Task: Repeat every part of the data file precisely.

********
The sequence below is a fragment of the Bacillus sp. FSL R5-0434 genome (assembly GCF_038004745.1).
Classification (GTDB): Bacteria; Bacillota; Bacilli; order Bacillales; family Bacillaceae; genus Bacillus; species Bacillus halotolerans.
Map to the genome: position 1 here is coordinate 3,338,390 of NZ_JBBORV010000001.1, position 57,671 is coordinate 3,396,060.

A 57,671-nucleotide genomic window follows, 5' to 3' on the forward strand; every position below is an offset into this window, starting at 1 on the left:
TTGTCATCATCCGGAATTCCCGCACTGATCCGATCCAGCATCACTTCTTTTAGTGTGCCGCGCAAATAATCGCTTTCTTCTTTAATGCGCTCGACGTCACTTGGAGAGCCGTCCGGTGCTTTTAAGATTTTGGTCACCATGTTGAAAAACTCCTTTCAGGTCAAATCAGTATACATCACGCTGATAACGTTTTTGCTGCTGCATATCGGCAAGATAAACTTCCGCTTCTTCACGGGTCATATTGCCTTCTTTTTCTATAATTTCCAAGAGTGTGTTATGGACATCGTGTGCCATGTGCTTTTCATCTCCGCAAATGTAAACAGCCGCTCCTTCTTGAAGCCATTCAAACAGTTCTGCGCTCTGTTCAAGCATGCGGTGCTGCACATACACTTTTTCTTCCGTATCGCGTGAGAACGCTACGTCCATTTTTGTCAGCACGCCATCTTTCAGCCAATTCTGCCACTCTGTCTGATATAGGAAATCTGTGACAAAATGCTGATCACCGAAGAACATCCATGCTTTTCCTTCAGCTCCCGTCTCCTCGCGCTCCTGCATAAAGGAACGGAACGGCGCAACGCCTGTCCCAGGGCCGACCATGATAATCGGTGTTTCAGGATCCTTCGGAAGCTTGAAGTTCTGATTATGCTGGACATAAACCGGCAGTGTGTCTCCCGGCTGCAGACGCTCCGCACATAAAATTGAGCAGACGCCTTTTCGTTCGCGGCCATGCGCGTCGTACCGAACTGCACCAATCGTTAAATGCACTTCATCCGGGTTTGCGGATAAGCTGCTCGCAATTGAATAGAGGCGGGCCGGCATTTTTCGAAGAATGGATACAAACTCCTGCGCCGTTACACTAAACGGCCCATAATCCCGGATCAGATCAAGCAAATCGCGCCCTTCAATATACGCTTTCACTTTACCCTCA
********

The sequence below is a fragment of the Bacillus sp. FSL R5-0434 genome (assembly GCF_038004745.1).
Classification (GTDB): Bacteria; Bacillota; Bacilli; order Bacillales; family Bacillaceae; genus Bacillus; species Bacillus halotolerans.
Map to the genome: position 1 here is coordinate 3,338,390 of NZ_JBBORV010000001.1, position 57,671 is coordinate 3,396,060.

A 57,671-nucleotide genomic window follows, 5' to 3' on the forward strand; every position below is an offset into this window, starting at 1 on the left:
TTGTCATCATCCGGAATTCCCGCACTGATCCGATCCAGCATCACTTCTTTTAGTGTGCCGCGCAAATAATCGCTTTCTTCTTTAATGCGCTCGACGTCACTTGGAGAGCCGTCCGGTGCTTTTAAGATTTTGGTCACCATGTTGAAAAACTCCTTTCAGGTCAAATCAGTATACATCACGCTGATAACGTTTTTGCTGCTGCATATCGGCAAGATAAACTTCCGCTTCTTCACGGGTCATATTGCCTTCTTTTTCTATAATTTCCAAGAGTGTGTTATGGACATCGTGTGCCATGTGCTTTTCATCTCCGCAAATGTAAACAGCCGCTCCTTCTTGAAGCCATTCAAACAGTTCTGCGCTCTGTTCAAGCATGCGGTGCTGCACATACACTTTTTCTTCCGTATCGCGTGAGAACGCTACGTCCATTTTTGTCAGCACGCCATCTTTCAGCCAATTCTGCCACTCTGTCTGATATAGGAAATCTGTGACAAAATGCTGATCACCGAAGAACATCCATGCTTTTCCTTCAGCTCCCGTCTCCTCGCGCTCCTGCATAAAGGAACGGAACGGCGCAACGCCTGTCCCAGGGCCGACCATGATAATCGGTGTTTCAGGATCCTTCGGAAGCTTGAAGTTCTGATTATGCTGGACATAAACCGGCAGTGTGTCTCCCGGCTGCAGACGCTCCGCACATAAAATTGAGCAGACGCCTTTTCGTTCGCGGCCATGCGCGTCGTACCGAACTGCACCAATCGTTAAATGCACTTCATCCGGGTTTGCGGATAAGCTGCTCGCAATTGAATAGAGGCGGGCCGGCATTTTTCGAAGAATGGATACAAACTCCTGCGCCGTTACACTAAACGGCCCATAATCCCGGATCAGATCAAGCAAATCGCGCCCTTCAATATACGCTTTCACTTTACCCTCA